Alas, it seems Britain's collective xenophobia is wildly misplaced: according to several reputable sources, there is 'little evidence' of people migrating for the express purpose of claiming benefits. Immigrants, it seems, are demonstrably less likely to be in social housing than native born citizens. The Telegraph reports that according to the UK government's own figures, in 2014, 4.9million (92.6%) working age benefit claimants were British while only 131,000 (2.5%) were EU nationals. The number of recipients from outside the EU was 264,000 (five per cent). This is not a typo: British nationals make up more than 90% of benefits claims, which is a thoroughly inconvenient statistic for politicians of all stripes, because who will they blame if they can't blame the immigrants?

However, seasoned British pols are not ones to let facts get in the way of hyperbole, and scaring your citizens is a great way to get them to vote, so we are unlikely to see a dialling down of rhetoric any time soon. This is an enduring shame, because the United Kingdom never seems more like an anxious, fading empire than when it is enacting fear-based, reactionary policies designed to placate the most extreme elements of its populace.

A confident country, comfortable with its place in the 21st Century, doesn't need to create straw men or scapegoats. A confident country takes one look at the tired, poor, huddled masses on its doorstep and says:

'My fellow Americans, tonight, I'd like to talk with you about immigration. For more than 200 years, our tradition of welcoming immigrants from around the world has given us a tremendous advantage over other nations. It's kept us youthful, dynamic, and entrepreneurial. It has shaped our character as a people with limitless possibilities - people not trapped by our past, but able to remake ourselves as we choose'.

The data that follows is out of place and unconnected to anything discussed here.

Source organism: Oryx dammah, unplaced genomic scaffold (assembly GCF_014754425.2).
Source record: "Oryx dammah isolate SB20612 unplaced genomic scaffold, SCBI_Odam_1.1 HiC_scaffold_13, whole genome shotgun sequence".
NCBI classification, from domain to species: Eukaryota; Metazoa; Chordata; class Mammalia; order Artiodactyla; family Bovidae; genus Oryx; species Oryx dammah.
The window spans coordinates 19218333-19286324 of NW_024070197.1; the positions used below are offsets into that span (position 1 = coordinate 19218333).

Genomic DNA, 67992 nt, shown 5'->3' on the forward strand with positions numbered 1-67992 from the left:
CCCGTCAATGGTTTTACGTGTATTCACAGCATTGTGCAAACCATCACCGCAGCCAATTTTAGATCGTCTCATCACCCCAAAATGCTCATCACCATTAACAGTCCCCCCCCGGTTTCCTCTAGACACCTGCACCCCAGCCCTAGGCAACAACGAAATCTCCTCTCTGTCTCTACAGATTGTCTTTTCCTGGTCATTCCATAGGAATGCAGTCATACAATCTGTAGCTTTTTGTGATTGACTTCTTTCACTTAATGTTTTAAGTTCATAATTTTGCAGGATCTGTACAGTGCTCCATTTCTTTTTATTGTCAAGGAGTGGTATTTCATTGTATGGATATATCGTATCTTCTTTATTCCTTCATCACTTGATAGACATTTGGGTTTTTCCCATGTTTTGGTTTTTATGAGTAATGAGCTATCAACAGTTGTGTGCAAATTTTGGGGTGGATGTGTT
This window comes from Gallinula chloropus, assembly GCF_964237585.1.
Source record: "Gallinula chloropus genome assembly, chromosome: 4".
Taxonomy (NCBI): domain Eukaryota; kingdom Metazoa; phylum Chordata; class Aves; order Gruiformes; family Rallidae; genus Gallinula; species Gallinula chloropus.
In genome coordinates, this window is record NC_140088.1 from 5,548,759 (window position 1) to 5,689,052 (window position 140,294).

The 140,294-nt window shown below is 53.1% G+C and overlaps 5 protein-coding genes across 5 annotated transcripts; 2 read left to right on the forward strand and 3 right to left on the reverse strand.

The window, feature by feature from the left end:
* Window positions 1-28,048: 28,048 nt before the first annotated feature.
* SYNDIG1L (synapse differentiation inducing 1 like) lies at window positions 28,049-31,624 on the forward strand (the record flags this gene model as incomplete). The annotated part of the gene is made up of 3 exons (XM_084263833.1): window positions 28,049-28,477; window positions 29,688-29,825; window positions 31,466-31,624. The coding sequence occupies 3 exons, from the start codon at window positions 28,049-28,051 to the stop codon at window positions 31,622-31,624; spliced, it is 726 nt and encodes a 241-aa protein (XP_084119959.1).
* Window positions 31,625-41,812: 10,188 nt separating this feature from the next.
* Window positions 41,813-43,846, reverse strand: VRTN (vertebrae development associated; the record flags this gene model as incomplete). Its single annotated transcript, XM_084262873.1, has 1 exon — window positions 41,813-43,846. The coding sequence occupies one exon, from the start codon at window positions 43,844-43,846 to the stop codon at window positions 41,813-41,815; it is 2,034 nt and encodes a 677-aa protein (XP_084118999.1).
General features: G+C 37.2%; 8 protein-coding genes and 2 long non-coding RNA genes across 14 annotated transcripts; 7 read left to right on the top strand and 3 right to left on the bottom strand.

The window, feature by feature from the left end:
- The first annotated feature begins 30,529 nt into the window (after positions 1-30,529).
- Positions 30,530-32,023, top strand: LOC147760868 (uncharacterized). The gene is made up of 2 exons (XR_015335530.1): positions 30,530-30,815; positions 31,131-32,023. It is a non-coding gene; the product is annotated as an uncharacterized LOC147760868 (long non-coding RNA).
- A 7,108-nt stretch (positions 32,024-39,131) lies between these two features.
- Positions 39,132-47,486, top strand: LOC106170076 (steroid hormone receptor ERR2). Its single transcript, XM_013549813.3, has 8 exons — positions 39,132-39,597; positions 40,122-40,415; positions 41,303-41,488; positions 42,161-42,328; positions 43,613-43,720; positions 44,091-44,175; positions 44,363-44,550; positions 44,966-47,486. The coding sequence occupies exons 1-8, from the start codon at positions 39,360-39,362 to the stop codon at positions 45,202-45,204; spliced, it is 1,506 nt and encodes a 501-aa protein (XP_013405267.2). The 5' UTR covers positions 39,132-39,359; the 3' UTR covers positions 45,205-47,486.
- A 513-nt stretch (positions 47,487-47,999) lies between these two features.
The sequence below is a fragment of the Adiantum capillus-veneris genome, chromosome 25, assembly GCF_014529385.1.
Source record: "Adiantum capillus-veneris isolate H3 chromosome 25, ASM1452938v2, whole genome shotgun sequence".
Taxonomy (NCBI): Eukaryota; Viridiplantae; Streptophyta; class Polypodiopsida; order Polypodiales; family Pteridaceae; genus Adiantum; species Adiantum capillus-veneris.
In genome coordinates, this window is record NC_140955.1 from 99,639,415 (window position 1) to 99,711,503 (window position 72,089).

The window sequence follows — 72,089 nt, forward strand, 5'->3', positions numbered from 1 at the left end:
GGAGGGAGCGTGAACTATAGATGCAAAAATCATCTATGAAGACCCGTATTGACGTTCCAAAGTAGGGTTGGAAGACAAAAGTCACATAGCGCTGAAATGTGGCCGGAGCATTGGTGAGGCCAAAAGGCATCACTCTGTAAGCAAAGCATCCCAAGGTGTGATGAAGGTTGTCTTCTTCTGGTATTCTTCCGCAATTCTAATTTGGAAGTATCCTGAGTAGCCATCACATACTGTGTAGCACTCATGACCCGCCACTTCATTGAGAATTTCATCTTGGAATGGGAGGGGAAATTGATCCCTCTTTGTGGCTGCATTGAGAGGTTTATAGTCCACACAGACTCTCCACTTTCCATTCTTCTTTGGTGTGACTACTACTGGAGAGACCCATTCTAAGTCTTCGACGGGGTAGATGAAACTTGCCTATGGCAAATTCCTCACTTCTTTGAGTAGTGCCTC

That's right: Britain's preening, swaggering 'special friend' has upstaged it yet again, to great effect. President Obama's speech from last week was the polar opposite from Prime Minister Cameron's remarks today. It hit all the right notes in announcing unilateral executive action to tackle America's enduring immigration dysfunction. He admitted that the system is broken, challenged opponents for being obstreperous, and acknowledged the 'hypocrisy' of the middle classes for supporting a status quo where we're perfectly happy for the dreaded 'other' to 'make our beds and pick our fruit', so long as they stay in the shadows.

Were his remarks motivated by a complicated combination of political point-scoring, concerns about his legacy and frustration at the opposition's perpetual refusal to support any of his policies? Probably. But it doesn't matter. Because beyond the inspiring rhetoric was a clear-eyed assessment that even as his administration had carried out more deportations than any President in US history, 'tracking down, rounding up, and deporting millions of people isn't realistic'. And it isn't. Not just logistically, but philosophically: the President identified migrants of dubious legality as 'our classmates, our neighbours, our friends', and recognised that by and large, people do not leave their homelands 'in search of a free ride or an easy life'. They come 'to work, to study, to serve in the military and... contribute to America's success'. These people have become part of the everyday fabric of American life.

The United Kingdom's immigration concerns are different from those of the United States - the issue is not so much about being overwhelmed by irregular migrants as it is addressing the realities of a growing population and a shrinking economy. But the answer is not wild-eyed hysteria and barely concealed racism. The United Kingdom should be exulting in the fact that it has created a vibrant, thriving nation that proves irresistible to so many, not cowering behind the widespread dissemination of false information in a desperate attempt to cleave onto an obsolete notion of what being 'British' really means.

The modern world is multicultural - in Britain, in America, in Europe and beyond. Clinging to outdated nostalgia of a time when middle-aged Anglo-Saxon men ruled the roost is a recipe for disaster. Britain needs to stop romanticising 'us' and stop demonising 'them'. Britain needs embrace it immigrant hordes for the incredible resources that they are, and reclaim its rightful place as a power broker in the 21st Century. But first, Britain needs to stop being afraid.